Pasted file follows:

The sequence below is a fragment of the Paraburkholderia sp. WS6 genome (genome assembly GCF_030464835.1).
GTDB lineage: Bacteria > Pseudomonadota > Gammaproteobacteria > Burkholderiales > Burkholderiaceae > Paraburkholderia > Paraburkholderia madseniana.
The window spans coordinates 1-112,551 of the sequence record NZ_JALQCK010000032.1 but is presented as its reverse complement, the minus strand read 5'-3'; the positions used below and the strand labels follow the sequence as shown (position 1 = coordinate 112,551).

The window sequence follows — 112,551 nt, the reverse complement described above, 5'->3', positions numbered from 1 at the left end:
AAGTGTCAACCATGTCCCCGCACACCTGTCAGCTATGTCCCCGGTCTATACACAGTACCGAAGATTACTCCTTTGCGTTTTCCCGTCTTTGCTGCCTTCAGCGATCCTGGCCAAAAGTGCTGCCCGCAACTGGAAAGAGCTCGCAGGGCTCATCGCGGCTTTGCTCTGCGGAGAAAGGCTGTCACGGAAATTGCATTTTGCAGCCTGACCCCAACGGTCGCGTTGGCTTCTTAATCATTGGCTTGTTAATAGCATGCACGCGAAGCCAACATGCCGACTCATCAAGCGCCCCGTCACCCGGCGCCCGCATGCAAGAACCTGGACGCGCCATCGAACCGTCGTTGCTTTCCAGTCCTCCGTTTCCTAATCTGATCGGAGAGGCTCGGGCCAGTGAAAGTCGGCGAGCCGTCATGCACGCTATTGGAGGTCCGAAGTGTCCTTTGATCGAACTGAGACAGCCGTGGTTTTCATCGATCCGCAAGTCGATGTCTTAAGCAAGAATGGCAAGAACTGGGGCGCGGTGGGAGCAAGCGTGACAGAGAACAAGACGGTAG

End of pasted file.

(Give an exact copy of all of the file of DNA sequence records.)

The sequence below is a fragment of the Paraburkholderia sp. WS6 genome (genome assembly GCF_030464835.1).
GTDB lineage: Bacteria > Pseudomonadota > Gammaproteobacteria > Burkholderiales > Burkholderiaceae > Paraburkholderia > Paraburkholderia madseniana.
The window spans coordinates 1-112,551 of the sequence record NZ_JALQCK010000032.1 but is presented as its reverse complement, the minus strand read 5'-3'; the positions used below and the strand labels follow the sequence as shown (position 1 = coordinate 112,551).

The window sequence follows — 112,551 nt, the reverse complement described above, 5'->3', positions numbered from 1 at the left end:
AAGTGTCAACCATGTCCCCGCACACCTGTCAGCTATGTCCCCGGTCTATACACAGTACCGAAGATTACTCCTTTGCGTTTTCCCGTCTTTGCTGCCTTCAGCGATCCTGGCCAAAAGTGCTGCCCGCAACTGGAAAGAGCTCGCAGGGCTCATCGCGGCTTTGCTCTGCGGAGAAAGGCTGTCACGGAAATTGCATTTTGCAGCCTGACCCCAACGGTCGCGTTGGCTTCTTAATCATTGGCTTGTTAATAGCATGCACGCGAAGCCAACATGCCGACTCATCAAGCGCCCCGTCACCCGGCGCCCGCATGCAAGAACCTGGACGCGCCATCGAACCGTCGTTGCTTTCCAGTCCTCCGTTTCCTAATCTGATCGGAGAGGCTCGGGCCAGTGAAAGTCGGCGAGCCGTCATGCACGCTATTGGAGGTCCGAAGTGTCCTTTGATCGAACTGAGACAGCCGTGGTTTTCATCGATCCGCAAGTCGATGTCTTAAGCAAGAATGGCAAGAACTGGGGCGCGGTGGGAGCAAGCGTGACAGAGAACAAGACGGTAG